NEW YORK (CNNfn) - U.S. manufacturing shrank for the second straight month in September, further evidence that the economy is slowing and a sign that the Fed may again leave interest rates alone.|
Also Monday, the government reported an uptick in construction spending in August.
The National Association of Purchasing Management said its index of manufacturing rose slightly to 49.9 percent from 49.5 percent in August but remained below 50 -- the level that points to growth in U.S. manufacturing.
While the September figure is slightly higher than the previous month, it indicates that manufacturing remains sluggish, reinforcing views that the industrial sector is slowing down.
The NAPM report is closely watched, since it is the first report of the month providing a national economic picture, and manufacturing accounts for a quarter of the U.S. economy.
It is particularly significant this month since it comes a day ahead of the October meeting of the Federal Open Market Committee, the policy making arm of the Federal Reserve, which decides whether to raise interest rates.
Analysts believe the Fed is likely to leave rates alone Tuesday given the signs of a slowing economy, slower retail sales, and high oil prices. A strong dollar in Europe has also cut into many companies' profitability. Monday's report adds to that speculation. Further, economists believe the Fed is likely to hold rates steady with a presidential election around the corner.
"The headline was a little softer than we expected. We thought it would be something in the neighborhood of 51," Ram Bhagavatulla, chief economist at NatWest Global Financial Markets said. "But prices paid is picking up, so I think what you're going to see a little bit is that economic activity in real terms will not be quite as strong going forward as it was in the first quarter."
The NAPM cited fewer orders and stepped up deliveries as indicators of contraction in the manufacturing sector.
"The manufacturing sector failed to grow in September with additional signs of softness appearing as supplier deliveries have accelerated and new orders continue to slide downward," Norbert Ore, chairman of the NAPM's business survey committee, said. "The bright spots were September's production and employment indexes as they recovered above the 50 mark, reversing the downward trends. The NAPM prices index continues to indicate manufacturers are paying higher prices for their purchases and suffer the instability of energy prices, which translate into higher costs."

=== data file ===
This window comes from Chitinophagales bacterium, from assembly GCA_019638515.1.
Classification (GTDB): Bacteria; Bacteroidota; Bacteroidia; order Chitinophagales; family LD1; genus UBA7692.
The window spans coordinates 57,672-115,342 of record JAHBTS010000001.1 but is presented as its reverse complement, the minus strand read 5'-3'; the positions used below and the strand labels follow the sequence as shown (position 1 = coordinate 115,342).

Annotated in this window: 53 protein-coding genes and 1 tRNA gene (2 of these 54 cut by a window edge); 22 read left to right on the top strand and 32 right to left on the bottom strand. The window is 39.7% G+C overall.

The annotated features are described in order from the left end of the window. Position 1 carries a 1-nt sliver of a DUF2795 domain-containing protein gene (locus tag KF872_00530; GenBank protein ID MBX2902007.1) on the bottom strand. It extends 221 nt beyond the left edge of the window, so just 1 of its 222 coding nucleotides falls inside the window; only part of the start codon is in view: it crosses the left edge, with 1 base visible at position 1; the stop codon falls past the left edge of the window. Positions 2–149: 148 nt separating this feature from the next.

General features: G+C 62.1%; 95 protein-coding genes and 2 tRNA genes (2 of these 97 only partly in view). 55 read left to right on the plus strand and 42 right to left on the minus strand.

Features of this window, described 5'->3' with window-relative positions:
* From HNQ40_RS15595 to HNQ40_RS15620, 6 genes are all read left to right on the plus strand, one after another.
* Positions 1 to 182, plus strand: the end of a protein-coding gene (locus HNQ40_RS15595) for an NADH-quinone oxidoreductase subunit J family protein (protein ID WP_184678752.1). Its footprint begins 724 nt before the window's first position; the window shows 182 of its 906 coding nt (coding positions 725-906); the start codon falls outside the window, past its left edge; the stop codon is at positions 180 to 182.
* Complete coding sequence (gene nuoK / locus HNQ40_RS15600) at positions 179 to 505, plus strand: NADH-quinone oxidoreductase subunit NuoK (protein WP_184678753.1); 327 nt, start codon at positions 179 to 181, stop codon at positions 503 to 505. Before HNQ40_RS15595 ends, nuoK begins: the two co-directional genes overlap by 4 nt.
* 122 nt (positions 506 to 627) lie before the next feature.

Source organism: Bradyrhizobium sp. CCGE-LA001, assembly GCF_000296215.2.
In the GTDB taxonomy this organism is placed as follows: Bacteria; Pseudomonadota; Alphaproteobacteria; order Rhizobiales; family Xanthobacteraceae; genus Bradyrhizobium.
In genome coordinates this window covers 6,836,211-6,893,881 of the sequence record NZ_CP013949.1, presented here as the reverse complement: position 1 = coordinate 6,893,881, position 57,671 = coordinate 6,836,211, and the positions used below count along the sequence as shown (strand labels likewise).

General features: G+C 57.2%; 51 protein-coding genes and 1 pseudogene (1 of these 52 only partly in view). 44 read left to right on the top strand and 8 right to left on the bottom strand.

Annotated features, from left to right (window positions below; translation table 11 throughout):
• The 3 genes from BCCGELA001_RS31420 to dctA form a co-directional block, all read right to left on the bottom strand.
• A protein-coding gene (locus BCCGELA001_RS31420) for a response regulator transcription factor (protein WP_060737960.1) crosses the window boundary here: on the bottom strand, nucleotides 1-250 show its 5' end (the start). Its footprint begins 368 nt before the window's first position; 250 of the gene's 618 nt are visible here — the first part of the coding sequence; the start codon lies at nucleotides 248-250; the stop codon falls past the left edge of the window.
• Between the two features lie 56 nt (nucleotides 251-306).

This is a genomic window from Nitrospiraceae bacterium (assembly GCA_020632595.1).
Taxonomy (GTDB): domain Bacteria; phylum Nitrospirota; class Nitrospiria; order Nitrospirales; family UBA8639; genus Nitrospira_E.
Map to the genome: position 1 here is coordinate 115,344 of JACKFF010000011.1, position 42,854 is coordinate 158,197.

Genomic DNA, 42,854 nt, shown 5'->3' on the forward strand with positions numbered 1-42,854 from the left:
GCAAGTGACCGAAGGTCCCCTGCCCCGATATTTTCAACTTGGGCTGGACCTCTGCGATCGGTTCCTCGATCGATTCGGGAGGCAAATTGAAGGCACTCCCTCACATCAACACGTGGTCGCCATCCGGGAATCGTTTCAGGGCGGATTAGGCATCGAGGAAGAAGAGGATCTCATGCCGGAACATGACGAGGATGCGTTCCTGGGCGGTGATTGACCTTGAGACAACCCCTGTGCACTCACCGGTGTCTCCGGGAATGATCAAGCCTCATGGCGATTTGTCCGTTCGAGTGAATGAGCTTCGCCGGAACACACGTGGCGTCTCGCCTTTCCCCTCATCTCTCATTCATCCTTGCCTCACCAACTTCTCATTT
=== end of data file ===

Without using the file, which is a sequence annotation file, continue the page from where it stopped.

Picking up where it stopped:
The report's "prices paid" component, a closely watched gauge of inflationary pressure at the production level, rose to 58.1 from 56.2 in August, reflecting higher energy costs.
The NAPM new orders index fell to 49.1 in September from 49.7 in August, suggesting a future weakness in manufacturing.
"This is just one more sign of moderation. I'm in the camp that says the economy has entered a soft landing, and 49.9 is as neutral a number as you can get other than 50," Jeff Thredgold, an economic consultant for Zions Bank Capital Markets, said.
Carey Leahey, senior economist at Deutsche Bank Securities, agreed.
"This is the weakest indicator of the manufacturing sector that we have, and it suggests that the manufacturing sector is going nowhere, but it is not generating any new weakness, and maybe generating a bottom," Leahey said. "So unless you think the oomph is really out of the overseas economies, I think this is about the worst it's going to get."
Separately, the government said construction spending increased 1.4 percent in August to a $794.5 billion annual rate. Wall Street forecasters had predicted a rise of 0.5 percent after July's revised 1.9 percent decline.
During the first eight months of 2000, $525.9 billion of construction was put in place, 6 percent above the $497.1 billion for the same period a year ago.
Americans continued building new houses in August as spending on new residential housing units came in at a seasonally adjusted annual rate of $254.4 billion, nearly the same as the revised July estimate of $254.6 billion.
-- from staff and wire reports